| Famous Men of Rome|
|by John H. Haaren|
|Attractive biographical sketches of twenty-eight of the most prominent characters in the history of ancient Rome, from its founding to its fall. Includes most of the best known characters from the kingdom and republic of Rome, as well as the most prominent personages from the imperial age. Each story is told in a clear, simple manner, and is well calculated to awaken and stimulate the youthful imagination. Ages 9-12 |
MUCIUS THE LEFT-HANDED
 BUT Porsena still remained with his army on the other side
of the river. He thought that by preventing food from being
sent into the city he could force the inhabitants to
surrender. So he got ships and stationed them on the Tiber
to drive away or seize any vessels that should attempt to
come to Rome with food.
Now there was in Rome at this time a very brave young man
named Caius Mucius, and he thought of a plan to save the
city. His plan was to march boldly into the enemy's camp
and kill King Porsena. So he concealed a sword under his
tunic and went across the river to the Etruscan camp. Then
he made his way to the place where the king was sitting.
happened that it was pay day in the army and the soldiers
were getting their money. A secretary, who sat beside the
king and was dressed very much like him, was talking to the
men and giving them orders. Mucius mistook the secretary
for Porsena and rushed forward and stabbed him to death.
 Instantly the daring Roman was seized by the guards. He
heard the soldiers crying out that the secretary was killed.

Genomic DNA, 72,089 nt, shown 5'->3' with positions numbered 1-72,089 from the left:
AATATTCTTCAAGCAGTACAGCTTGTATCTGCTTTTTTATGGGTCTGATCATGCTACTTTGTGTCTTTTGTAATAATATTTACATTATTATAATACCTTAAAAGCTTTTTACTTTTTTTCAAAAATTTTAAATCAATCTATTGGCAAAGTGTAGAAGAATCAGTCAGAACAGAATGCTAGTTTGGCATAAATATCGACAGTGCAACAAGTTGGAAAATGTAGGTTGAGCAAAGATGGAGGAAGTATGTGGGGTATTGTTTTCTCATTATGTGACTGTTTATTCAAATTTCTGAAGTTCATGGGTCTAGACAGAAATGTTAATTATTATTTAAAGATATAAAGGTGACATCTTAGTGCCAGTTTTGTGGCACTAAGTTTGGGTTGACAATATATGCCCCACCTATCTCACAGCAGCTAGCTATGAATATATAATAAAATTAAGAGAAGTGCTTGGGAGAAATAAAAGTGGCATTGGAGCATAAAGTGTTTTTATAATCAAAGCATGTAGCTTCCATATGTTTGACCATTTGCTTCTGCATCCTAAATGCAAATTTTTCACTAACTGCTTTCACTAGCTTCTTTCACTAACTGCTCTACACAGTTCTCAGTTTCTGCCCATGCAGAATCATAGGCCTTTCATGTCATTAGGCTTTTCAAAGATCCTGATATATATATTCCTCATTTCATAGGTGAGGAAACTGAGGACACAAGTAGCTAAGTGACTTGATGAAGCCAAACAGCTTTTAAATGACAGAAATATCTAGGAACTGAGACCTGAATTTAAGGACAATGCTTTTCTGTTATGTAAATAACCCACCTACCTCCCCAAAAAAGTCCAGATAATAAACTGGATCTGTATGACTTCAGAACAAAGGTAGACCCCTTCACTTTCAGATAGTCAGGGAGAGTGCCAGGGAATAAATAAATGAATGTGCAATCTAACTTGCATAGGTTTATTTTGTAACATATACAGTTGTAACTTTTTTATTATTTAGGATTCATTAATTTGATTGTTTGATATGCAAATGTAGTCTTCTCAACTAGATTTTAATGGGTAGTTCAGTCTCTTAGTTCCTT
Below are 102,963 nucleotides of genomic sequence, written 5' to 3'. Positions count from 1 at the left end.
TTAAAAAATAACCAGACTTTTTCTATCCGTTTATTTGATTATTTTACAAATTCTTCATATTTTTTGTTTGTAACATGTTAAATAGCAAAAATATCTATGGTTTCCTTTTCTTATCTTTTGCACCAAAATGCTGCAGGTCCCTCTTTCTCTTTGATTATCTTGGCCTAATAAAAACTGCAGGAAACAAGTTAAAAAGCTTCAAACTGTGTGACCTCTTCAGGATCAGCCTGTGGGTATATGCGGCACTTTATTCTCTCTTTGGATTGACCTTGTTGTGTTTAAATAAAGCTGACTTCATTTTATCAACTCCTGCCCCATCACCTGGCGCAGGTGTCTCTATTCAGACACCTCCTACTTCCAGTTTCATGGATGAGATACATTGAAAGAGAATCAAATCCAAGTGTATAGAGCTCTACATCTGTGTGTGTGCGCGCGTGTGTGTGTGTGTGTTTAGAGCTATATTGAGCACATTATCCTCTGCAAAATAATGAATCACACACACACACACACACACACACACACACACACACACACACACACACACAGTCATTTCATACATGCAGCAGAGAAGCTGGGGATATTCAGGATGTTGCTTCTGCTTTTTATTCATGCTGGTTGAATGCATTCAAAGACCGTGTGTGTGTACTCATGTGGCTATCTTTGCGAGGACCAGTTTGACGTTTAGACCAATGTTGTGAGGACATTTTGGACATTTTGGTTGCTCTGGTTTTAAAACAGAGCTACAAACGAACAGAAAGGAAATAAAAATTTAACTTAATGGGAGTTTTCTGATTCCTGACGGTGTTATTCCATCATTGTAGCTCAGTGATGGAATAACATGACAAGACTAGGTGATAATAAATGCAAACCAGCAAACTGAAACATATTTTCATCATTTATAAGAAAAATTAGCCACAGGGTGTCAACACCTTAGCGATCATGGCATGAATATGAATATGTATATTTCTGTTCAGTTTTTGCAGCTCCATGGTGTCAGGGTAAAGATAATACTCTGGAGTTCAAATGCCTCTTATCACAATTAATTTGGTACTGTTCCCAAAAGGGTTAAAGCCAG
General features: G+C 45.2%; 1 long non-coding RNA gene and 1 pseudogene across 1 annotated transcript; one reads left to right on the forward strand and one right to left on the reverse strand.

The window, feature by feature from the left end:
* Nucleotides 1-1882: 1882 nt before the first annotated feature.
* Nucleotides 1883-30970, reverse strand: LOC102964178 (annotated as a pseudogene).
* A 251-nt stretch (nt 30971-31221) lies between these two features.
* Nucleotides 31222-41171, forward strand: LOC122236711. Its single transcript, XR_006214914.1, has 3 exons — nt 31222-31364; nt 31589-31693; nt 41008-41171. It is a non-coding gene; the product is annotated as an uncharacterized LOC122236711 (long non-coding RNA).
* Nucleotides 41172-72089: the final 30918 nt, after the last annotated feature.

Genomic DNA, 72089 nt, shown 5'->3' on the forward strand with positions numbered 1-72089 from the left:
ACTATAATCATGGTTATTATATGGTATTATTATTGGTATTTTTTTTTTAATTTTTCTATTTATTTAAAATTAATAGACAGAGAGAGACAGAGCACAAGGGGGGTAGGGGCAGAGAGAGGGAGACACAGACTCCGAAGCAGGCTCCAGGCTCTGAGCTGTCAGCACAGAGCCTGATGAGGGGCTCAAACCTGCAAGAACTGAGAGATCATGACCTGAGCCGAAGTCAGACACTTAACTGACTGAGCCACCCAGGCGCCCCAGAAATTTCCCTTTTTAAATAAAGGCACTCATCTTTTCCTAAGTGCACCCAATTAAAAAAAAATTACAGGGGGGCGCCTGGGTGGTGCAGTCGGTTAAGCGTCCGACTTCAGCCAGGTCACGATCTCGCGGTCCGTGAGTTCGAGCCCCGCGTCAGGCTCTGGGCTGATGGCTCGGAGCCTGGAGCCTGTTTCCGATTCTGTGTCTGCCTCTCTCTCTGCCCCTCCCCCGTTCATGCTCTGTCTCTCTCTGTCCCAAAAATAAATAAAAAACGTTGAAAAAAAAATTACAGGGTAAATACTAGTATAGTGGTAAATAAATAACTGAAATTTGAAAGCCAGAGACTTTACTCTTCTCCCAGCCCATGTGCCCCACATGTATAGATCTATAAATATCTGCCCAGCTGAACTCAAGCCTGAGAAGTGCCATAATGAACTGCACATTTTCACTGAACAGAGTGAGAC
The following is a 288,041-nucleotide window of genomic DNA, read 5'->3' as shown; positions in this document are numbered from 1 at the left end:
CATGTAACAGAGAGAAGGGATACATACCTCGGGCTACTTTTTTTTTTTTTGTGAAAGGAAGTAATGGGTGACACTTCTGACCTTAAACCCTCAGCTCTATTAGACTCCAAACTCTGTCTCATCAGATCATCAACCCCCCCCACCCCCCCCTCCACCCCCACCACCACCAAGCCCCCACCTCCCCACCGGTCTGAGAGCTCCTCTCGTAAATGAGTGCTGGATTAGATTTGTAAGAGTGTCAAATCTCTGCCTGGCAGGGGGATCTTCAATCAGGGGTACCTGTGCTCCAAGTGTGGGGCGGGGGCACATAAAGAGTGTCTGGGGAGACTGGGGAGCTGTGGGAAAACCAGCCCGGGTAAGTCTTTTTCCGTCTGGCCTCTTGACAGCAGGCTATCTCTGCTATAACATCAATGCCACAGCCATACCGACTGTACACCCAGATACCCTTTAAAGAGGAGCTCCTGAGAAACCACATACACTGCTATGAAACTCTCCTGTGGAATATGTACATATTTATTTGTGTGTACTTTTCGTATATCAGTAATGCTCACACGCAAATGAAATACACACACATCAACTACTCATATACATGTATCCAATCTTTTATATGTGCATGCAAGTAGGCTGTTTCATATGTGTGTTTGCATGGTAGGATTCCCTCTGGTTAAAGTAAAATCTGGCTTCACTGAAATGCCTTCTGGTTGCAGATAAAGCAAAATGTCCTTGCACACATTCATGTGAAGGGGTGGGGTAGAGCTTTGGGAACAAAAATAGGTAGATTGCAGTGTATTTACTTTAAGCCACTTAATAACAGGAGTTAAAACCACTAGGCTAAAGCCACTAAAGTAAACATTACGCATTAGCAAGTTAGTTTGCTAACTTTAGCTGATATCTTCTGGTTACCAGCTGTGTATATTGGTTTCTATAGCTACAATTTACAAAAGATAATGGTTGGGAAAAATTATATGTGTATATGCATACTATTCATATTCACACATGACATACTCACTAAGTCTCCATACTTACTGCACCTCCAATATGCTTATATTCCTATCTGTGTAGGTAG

Then he knew what a mistake he had made.
Porsena was greatly enraged at seeing his secretary killed,
and in a loud and angry voice he commanded Mucius to tell
who he was and why he had committed such a deed. Without
showing any sign of fear the bold Mucius answered:
"I am a Roman citizen. I came here to kill you, because you
are an enemy of my country. I have failed, but there are
others to come after me who will not fail. Your life will
be constantly in danger, and you will be killed when you
least expect it."
On hearing these words Porsena jumped from his seat in a
great fury and threatened to burn Mucius to death if he did
not at once tell all about the others who were coming to
kill him. But Mucius was not frightened, and to show how
little he cared about the king's threat he thrust his right
hand into the flame of a fire which had been lighted close
by and held it there without flinching. At the same time he
cried out to the king:
"Behold how little we Romans care for pain when it is to
defend our country."
Porsena was astonished at this sight, and he so much admired
the courage and patriotism of the
 Roman that he ordered the
guards to set him free. Then Mucius said to the king:
"In return for your kindness I now tell you of my own free
will what I would not tell you when you threatened me with
punishment. Know then that three hundred Roman youths have
bound themselves by oath to kill you, each to make the
attempt in his turn. The lot fell first on me. I have
failed, but the attempt will be made again and again until
some one succeeds."
MUCIUS THRUSTS HIS HAND INTO THE FIRE
King Porsena was so terrified on hearing this that he
resolved to make peace at once with Rome. So he immediately
sent messengers to the Senate, and terms of peace were
quickly agreed upon.
The Senate rewarded Mucius by giving him a tract of land on
the banks of the Tiber. This land was afterwards called the
Mucian Meadows. Mucius himself got the name of Scævola, a Latin word which means left-handed. He had lost the use of
his right hand by burning it in the fire.
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